Heres a quick rundown of the different kinds of fire extinguishers to help you choose the right one for your property.
Class A extinguishers are ideal for class A fires which involve ordinary combustibles such as wood, paper, simple plastics, and cardboard. Class A extinguishers are easy to use. You just need to fill them with water under increased pressure, which will remove the oxygen to congest the fire. Usually, class A extinguishers can specify the amount of pressurized water they contain.
Type B fires involve igneous combustibles like oil, gasoline, and grease. Spreading water on a type B fire will spread the combustibles all over the area, causing the fire to grow. Class B extinguishers contain a chemical mixture that stifles the fire safely. Their packaging usually shows the size of the area they can extinguish, which may vary depending on the fires intensity and the materials involved. The K fire is the class B fires subclass, that poses a big issue in commercial kitchens.
Type C extinguishers are suitable for electrical fires. They have non-conductive fire retardants to overpower the fire. Keep in mind that you shouldn't use water on type C fire, as it can lead to severe shock and/or even death. You should keep type C extinguishers in your car, home, office, or other areas with many electrical tools.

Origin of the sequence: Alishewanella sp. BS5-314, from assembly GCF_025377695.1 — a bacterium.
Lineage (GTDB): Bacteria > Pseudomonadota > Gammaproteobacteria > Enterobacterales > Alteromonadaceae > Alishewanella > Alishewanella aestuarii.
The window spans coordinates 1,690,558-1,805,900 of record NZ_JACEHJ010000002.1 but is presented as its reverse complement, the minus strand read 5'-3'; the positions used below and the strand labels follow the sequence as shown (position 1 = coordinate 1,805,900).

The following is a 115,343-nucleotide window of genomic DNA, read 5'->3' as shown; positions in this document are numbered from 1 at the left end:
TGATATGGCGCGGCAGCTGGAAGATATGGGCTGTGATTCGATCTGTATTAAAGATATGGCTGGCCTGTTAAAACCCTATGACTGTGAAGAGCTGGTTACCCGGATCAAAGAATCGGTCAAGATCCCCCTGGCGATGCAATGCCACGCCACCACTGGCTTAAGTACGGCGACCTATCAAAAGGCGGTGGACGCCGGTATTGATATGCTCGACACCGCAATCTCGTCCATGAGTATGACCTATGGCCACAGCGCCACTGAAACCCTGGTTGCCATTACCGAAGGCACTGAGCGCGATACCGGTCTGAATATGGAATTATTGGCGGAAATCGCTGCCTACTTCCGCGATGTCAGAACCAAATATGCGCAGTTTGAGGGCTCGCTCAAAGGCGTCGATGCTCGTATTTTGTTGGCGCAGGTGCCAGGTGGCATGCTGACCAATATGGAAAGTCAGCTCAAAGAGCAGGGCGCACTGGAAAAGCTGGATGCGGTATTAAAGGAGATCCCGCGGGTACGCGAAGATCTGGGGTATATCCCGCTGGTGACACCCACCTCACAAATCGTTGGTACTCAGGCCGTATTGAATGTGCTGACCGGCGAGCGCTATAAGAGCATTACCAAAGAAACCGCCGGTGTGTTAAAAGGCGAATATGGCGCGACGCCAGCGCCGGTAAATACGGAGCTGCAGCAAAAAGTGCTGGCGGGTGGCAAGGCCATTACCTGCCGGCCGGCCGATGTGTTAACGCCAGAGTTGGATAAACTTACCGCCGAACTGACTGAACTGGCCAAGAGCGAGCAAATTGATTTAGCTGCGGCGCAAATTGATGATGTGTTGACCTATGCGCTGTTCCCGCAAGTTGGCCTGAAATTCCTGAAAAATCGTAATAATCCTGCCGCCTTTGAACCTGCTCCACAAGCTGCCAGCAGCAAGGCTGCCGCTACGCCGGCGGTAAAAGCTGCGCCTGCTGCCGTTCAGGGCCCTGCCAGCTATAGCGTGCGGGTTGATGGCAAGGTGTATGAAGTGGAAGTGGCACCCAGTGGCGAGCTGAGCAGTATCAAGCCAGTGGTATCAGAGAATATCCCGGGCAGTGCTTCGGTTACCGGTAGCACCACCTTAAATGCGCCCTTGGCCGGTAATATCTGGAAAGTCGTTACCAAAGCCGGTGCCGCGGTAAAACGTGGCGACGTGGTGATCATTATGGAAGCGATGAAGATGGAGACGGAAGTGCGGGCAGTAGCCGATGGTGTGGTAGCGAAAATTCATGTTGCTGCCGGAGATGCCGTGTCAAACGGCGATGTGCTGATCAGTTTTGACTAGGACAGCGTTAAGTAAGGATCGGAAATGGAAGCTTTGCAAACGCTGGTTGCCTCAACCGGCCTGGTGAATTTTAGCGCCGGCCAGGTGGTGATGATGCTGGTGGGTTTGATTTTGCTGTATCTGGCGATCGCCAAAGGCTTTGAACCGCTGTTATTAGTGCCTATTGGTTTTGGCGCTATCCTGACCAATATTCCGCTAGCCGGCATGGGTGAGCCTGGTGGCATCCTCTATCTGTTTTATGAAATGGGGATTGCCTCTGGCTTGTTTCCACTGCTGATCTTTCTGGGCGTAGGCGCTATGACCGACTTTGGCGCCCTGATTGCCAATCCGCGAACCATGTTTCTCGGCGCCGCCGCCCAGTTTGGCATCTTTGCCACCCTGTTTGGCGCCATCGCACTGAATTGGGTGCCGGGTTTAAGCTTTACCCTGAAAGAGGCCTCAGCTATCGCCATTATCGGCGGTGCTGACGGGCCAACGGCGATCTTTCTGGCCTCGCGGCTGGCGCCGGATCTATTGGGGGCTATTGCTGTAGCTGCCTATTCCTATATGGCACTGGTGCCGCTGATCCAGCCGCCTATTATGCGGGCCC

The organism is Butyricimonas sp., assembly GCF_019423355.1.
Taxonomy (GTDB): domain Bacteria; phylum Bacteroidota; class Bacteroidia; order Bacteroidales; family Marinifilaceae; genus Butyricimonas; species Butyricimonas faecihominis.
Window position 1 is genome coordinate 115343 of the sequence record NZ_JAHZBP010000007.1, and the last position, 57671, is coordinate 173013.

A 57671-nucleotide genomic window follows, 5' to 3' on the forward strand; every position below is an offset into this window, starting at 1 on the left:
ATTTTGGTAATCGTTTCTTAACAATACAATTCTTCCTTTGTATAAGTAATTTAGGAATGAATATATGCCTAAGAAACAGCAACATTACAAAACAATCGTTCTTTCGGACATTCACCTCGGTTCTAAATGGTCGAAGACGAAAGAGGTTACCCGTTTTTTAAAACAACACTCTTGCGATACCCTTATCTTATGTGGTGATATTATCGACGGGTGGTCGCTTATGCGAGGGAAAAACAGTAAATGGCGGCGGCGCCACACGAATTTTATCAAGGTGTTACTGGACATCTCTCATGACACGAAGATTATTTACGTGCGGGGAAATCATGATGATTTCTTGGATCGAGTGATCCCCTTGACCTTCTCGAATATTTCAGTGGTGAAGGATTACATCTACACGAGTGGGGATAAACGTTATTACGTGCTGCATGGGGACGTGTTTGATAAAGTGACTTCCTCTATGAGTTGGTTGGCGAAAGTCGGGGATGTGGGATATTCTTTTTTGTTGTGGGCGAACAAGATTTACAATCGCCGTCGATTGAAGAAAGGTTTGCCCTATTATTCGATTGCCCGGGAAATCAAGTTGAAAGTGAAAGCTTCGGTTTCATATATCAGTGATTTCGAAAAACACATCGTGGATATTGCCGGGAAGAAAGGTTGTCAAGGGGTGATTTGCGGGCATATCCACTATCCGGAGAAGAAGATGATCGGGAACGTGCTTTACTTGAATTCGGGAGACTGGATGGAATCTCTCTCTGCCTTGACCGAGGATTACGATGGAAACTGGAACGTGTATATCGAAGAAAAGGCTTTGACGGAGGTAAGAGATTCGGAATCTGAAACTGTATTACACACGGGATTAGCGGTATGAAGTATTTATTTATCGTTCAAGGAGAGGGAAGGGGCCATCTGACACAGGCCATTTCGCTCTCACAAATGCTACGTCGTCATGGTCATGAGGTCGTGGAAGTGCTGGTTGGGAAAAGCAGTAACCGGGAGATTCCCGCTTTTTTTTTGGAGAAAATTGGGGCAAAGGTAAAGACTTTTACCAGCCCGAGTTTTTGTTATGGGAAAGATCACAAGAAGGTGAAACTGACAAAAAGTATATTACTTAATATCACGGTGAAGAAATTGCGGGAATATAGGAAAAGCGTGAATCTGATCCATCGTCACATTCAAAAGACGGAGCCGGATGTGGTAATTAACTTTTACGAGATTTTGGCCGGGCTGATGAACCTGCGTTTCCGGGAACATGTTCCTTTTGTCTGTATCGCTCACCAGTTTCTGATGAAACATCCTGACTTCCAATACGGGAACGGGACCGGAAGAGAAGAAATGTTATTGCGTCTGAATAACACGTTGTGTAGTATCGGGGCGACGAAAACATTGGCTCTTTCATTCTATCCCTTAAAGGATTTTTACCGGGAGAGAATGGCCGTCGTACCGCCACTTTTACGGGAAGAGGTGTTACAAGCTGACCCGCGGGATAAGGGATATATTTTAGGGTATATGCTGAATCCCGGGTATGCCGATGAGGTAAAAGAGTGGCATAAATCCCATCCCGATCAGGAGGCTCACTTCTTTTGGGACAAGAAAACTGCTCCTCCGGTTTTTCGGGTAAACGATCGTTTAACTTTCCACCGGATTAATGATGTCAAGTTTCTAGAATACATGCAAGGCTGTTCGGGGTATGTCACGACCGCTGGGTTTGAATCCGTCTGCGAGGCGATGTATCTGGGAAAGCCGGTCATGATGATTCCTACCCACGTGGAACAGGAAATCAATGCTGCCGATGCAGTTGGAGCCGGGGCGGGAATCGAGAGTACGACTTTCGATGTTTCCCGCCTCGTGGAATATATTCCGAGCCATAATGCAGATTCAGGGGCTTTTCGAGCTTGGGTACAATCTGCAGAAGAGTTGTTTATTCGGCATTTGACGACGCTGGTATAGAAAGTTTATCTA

The class D fire is more common in laboratories and factories, as it involves flammable metals. While companies mostly sell infused extinguishers, like BC or ABC extinguishers, type D extinguishers are always in pure form. Dont mix type D extinguishers with others, because these use dry powder while B or C extinguishers use dry chemicals.
Fire extinguishing units are prone to damages, so you must handle them with care. Likewise, extinguishers may lose pressure in the long run, regardless of whether you've used them or not. They need regular inspection, and fire departments provide this service for free. You can bring your used extinguishers to a fire station in your area to recharge them using the appropriate materials. Keep your extinguishers in the visible areas in your home or office, and make sure they're always ready for use.